Birth and Childhood
Sheikh Ahmad Al Kabeer ar- Rifâi (AD1107-1183) was born on Monday in 27th day of the lunar month of Rajab 500. His birthplace was in the town of Ummu ubaydah (Hasen) in the township of Bathaeh at the Wasit province of Basra, Iraq. He passed away on Thursday, Jumada al-Awwal 12, 578 A.H. (1183 A.D.), in the town of Wasit, in Basra, Iraq.
His father was Sayyid Ali Abul Hasan and mother was Fatima al-Ansari the daughter of Yahya Najjari. His Sheikh was Ali Al Wasiti. When he was seven years old, his father passed away in 507 A.H in Baghdad and buried there. Soon after, his maternal Uncle Sheikh Mansur ar-Rabbani took him into his care and educated him.
Sheikh Ahmad Rifâi (R) memorized the holy Qur’an by the age of seven. In this year, after the demise of his father, his maternal Uncle Mansur al-Rabbani moved with his family to the region of Dikhla. There he sent his nephew to Abul Fadl Ali al-Vasiti, who was an expert in the canon law of Islam, a commentator of the holy Qur’an, and a great preacher.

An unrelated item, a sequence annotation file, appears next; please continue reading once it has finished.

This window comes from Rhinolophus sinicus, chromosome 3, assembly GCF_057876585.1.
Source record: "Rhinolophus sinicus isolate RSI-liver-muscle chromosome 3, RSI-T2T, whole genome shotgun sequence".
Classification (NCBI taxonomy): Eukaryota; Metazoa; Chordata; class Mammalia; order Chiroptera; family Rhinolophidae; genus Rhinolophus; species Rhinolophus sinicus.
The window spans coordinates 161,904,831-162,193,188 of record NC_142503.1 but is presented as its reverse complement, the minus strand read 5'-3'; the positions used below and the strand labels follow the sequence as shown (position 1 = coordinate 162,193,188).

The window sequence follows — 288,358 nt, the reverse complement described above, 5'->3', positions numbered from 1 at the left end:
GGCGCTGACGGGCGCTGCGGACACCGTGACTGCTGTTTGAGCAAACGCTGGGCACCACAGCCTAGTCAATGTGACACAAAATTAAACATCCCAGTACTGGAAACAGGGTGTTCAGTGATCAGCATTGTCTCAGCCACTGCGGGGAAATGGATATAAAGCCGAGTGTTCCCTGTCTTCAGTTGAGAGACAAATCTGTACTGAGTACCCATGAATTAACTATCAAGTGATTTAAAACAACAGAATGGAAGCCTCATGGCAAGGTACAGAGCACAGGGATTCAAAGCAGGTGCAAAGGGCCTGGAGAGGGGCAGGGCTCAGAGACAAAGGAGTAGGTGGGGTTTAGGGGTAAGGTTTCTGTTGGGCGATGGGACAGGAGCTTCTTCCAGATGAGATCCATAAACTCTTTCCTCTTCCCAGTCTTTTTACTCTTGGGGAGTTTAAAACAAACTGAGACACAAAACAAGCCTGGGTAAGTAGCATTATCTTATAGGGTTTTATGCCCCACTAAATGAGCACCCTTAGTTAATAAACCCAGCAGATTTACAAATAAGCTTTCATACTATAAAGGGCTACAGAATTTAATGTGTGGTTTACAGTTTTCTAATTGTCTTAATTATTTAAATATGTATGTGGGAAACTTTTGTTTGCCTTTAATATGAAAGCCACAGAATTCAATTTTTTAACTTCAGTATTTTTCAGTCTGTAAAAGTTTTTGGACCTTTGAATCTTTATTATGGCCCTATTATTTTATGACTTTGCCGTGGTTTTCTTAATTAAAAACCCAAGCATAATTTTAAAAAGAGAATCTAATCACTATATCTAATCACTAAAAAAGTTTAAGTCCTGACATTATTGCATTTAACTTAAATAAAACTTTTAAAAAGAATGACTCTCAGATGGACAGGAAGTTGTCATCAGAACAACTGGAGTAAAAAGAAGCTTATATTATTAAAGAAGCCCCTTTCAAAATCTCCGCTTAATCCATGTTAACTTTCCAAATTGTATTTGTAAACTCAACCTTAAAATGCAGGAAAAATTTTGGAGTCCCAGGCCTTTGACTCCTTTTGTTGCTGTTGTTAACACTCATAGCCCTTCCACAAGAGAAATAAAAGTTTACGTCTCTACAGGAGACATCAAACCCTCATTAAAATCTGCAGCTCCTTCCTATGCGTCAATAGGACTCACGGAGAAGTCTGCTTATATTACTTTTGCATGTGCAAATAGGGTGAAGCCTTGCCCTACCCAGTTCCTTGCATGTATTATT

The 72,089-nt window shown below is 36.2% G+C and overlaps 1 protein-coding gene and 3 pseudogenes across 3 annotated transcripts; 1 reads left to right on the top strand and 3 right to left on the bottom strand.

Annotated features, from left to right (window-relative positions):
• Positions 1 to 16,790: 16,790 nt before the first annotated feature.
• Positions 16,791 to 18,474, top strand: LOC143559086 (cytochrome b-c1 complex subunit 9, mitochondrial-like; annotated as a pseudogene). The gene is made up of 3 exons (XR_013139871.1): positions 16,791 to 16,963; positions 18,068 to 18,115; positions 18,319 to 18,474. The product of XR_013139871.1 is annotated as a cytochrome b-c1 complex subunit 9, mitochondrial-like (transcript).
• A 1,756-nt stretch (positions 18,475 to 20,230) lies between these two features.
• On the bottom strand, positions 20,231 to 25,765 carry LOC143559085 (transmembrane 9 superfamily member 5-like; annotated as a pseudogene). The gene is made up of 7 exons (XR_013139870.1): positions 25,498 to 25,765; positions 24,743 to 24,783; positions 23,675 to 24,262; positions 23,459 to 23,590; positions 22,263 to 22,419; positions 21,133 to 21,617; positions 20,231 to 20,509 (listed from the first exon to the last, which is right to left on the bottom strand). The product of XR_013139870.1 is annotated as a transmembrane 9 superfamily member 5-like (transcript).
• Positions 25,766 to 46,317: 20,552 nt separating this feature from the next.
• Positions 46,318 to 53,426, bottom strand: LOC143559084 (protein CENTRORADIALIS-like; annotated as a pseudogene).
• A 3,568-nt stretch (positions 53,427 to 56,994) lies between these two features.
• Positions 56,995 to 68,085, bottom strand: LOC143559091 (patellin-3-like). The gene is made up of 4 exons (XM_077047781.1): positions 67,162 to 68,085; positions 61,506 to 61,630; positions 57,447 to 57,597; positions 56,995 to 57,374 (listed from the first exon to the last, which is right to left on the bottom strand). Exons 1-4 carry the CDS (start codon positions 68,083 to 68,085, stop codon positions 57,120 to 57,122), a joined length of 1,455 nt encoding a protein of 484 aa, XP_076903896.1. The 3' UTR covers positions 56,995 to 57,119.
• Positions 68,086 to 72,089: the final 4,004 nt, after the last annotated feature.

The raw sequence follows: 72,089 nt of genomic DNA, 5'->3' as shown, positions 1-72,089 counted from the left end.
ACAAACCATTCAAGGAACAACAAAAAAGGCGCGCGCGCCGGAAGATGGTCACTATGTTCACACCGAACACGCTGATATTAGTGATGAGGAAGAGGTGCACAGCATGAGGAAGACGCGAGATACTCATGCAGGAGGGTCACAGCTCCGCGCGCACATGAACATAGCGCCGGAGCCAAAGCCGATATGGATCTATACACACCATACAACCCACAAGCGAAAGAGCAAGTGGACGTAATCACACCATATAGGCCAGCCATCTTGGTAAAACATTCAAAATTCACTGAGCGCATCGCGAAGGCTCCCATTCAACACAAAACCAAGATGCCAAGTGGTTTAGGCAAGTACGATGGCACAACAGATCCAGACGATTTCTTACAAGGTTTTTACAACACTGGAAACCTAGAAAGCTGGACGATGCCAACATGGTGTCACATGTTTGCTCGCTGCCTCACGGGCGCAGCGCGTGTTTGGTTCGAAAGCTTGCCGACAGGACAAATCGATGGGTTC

He occupied all his time with obtaining religious knowledge, and indeed Allah Almighty bestowed him the knowledge. In due course, even his own teachers and the people who taught him respect learned the essence of respect when they were in his presence.
In addition to attending the Dhikr gatherings of his uncle, Sheikh Mansur ar-Rabbani, Sheikh Rifâi also attended the courses of his other uncle, Sheikh Abubaker, who was a great scientist of his era and the sultan of scientists. He eventually memorized the book Tanbih, which deals with the Fiqih (Islamic jurisprudence) of Shafi School according to Imam Abu Ishaq Al sShirazi, and wrote an explanation about the book.
Sheikh Ahmed Rifai (R) has related to our Prophet (Peace and Blessing of Allah be upon him) through his father and mother sides by blood. His paternal lineage is as below. Sheikh Ahmad Rifai bin Sayyid Ali bin Sayyid Yahya bin Sayyid Sabit bin Sayyid Hazim bin Sayyid Ali bin Sayyid Hasan bin Sayyid Mahdi bin Sayyid Muhammad bin Sayyid Husain bin Sayyid Ahmad bin Seyyid Musa al-Thani bin Sayyid Ibrahim bin Sayyid Musa-al Qadhim bin Sayyid Jafr Sadiq bin Sayyid Muhammad Baqir bin Sayyid Zain al Abidin Ali bin Imam Hasan bin Ameer Al Mumineen Imam Ali bin Abu Thalib (May Allah Please with them.
Graduation and Teaching